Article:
Tuesday, July 27, 2010



Sunlight, dark inside
a wall of light -
sun sleeps at the horizon
Motel Eight – an asphalt
roof begins to shine -

empty chairs of winter
awkward angles -
rippling of water,
Santa Ana winds. . .
a vacuum,
a cleaning woman
a TV on but
never knew about a plane
circling above…
ethnic tongue
shoulders shrug

parking lots lined
with white trucks
morning breakfast

a quarter to eight
a thinning crowd of
women in capris –
sleeveless -
capturing a January sun
a naked pool -
a rap at the door -

bedding held above
her head she
squeezes past a
potted plant –
pot smokers near
a door - past a woman,
seven decades older
with yellow bleached
blond hair…
smoked finger
nails, and toes in need
of clipping.
Wears thick spectacles
of white, and gives

A ball of heat is rising
touching a red tiled roof
flashing specs of white
on top of asphalt
no vacancy
flashes into
the eastern sky
a plane circles
a TV tells about a
missing child
but no one seems
to care.

Nancy Duci Denofio
all rights reserved

Saturday, July 17, 2010



no one came with flowers
no one came with pink
balloons or candy
no one brought pink dresses
to fit a new born –

mother, she knew

no one believed
or wanted to see a child
who entered this world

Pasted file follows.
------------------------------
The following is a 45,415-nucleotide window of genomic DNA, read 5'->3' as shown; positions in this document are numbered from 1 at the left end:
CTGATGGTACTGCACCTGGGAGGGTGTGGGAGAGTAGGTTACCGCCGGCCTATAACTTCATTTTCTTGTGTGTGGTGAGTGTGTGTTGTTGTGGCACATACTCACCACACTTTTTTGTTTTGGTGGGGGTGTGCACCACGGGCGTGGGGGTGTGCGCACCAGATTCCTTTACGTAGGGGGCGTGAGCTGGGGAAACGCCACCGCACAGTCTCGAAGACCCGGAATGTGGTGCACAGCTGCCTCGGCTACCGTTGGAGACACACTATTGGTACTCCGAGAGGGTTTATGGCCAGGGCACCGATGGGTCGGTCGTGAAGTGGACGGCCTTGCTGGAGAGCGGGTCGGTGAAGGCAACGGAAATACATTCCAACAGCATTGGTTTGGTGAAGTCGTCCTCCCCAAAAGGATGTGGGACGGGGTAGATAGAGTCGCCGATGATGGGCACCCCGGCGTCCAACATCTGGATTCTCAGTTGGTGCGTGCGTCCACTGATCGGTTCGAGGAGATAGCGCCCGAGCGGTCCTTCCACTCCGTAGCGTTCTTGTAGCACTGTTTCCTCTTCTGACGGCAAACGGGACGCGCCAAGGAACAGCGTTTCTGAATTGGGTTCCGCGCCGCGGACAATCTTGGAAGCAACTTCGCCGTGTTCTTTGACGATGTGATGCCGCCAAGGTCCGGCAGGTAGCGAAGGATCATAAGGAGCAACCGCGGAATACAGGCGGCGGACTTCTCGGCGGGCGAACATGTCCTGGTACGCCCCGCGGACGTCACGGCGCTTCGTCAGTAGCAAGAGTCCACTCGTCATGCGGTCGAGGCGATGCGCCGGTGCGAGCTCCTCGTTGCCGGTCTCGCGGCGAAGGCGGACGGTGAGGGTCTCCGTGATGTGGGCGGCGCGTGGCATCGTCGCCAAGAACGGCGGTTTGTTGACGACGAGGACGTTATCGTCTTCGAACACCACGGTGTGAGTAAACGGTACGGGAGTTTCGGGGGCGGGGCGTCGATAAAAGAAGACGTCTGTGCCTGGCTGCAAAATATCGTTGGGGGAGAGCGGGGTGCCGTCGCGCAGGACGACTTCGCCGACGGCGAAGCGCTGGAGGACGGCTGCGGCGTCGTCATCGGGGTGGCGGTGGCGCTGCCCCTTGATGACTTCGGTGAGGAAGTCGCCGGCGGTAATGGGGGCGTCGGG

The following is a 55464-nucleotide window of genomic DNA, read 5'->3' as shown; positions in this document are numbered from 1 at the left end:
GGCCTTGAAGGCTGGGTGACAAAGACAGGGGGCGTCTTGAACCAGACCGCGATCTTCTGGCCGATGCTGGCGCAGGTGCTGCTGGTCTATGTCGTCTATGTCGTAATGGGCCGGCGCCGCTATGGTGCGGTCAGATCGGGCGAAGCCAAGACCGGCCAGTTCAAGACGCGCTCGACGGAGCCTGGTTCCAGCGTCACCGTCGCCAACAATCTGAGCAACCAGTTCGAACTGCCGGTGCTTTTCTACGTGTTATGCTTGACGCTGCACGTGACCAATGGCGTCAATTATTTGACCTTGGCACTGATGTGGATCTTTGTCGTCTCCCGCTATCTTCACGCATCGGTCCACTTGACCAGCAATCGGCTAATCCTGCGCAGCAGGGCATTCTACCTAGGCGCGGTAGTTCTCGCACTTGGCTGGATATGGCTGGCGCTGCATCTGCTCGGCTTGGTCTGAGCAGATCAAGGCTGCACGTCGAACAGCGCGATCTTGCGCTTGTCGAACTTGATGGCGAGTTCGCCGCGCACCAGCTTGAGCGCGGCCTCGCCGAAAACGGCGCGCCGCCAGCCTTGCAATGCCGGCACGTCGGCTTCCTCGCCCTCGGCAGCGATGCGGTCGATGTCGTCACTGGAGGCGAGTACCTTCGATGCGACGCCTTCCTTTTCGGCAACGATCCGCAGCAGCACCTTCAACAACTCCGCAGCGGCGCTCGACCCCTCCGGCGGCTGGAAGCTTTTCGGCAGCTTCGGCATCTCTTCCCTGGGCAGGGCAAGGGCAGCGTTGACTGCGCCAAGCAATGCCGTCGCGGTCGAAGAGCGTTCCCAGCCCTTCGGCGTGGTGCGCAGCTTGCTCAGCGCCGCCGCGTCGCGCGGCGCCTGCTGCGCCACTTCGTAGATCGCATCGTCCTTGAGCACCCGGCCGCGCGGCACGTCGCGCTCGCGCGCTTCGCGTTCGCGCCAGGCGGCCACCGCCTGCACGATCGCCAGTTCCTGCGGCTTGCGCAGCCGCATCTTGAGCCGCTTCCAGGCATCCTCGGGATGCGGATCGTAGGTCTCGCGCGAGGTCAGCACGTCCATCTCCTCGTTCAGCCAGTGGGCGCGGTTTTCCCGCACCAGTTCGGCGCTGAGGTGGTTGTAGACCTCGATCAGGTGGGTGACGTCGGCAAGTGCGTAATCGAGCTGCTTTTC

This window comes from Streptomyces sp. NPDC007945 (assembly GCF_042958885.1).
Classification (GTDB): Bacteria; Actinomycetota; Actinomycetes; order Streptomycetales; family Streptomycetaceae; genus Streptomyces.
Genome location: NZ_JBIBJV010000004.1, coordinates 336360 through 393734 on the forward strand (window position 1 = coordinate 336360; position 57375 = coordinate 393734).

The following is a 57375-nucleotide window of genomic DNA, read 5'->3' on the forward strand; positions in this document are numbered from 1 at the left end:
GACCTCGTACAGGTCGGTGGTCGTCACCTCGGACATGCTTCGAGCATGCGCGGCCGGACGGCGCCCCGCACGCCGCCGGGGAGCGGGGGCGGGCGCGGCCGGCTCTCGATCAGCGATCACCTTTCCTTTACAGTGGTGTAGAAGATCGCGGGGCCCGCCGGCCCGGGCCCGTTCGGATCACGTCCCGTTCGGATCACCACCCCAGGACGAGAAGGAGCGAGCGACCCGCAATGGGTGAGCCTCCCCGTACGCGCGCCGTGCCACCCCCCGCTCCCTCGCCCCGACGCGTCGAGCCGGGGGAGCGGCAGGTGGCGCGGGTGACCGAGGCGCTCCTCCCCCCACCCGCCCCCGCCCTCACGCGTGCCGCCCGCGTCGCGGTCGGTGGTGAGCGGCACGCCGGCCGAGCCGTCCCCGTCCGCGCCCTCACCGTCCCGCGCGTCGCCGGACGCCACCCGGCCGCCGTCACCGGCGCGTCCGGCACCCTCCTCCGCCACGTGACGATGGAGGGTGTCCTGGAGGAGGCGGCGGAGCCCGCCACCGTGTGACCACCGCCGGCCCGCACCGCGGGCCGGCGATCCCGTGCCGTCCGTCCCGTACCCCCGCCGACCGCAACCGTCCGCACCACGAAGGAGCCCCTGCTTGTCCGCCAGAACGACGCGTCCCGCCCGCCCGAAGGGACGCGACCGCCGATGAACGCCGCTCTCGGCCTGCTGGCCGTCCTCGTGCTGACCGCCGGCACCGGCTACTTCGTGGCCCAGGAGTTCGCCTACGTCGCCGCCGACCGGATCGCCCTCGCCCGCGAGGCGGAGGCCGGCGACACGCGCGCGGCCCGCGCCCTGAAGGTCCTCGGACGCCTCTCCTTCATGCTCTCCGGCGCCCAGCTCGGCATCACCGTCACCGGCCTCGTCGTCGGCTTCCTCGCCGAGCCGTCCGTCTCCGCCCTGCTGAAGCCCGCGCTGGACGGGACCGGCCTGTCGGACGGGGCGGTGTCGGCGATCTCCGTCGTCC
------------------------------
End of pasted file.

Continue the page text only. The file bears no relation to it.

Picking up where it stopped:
a little over a pound. . .
medical men told her,
“She won’t survive the

mother, she knew

she knew when two men
she knew only one – but
knew of the other
one man sat to her right
one man to her left.

those visitors did not
bring balloons or candy
or a pink dress for their
new grand daughter –
a baby who would fit into
their palm

a baby with tubes in
temples –
a body to small and
needles too large

both men died before
the birth of her child

her father spoke to her,
her father in law
listened. . .

“Don’t worry she will
survive and make you

medical men entered
her room and mother
medical men warned
her babies this small
do not survive –

mother, she knew –

daddy entered, she smiled.
told him their little girl
would survive
he pulled a chair up to her
bed, held her hand, and

he probably smiled back
he must have warned her
to face the truth
mother, stubborn,
she believed

a few days passed, and
the medical men told her
again –
a week went by, and she
two weeks, and the medical
men stopped talking of
death –

mother peered through
glass at her baby –
lying inside a metal box –
inside with tubes and monitors
with no one to touch a child’s
grey skin.

She watched as a chest
was forced to expand
she prayed to herself –
she waved good bye -
thanking the medical men –
telling them she would be back

every day – to watch a child
who barely opened her eyes

there was no touching,
or cuddles, no wrapping
of tiny fingers around a her own,
no legs kicking, or laughing
when a child yawned, thinking
it was a smile

no one talked about their
little girl –
no one asked about the color
or her hair – her eyes or her
no one asked if she looked
like mother or father . . .
no one talked.

mother, she believed

every day – from summers
end into dead leaves of fall
and onto ice on city walks,
she too walked up a hill
to the hospital to stare
through glass –
her walk home, eyes filled
with tears, she recited an
Irish prayer

every day after work
father walked up the hill
to stare at his child he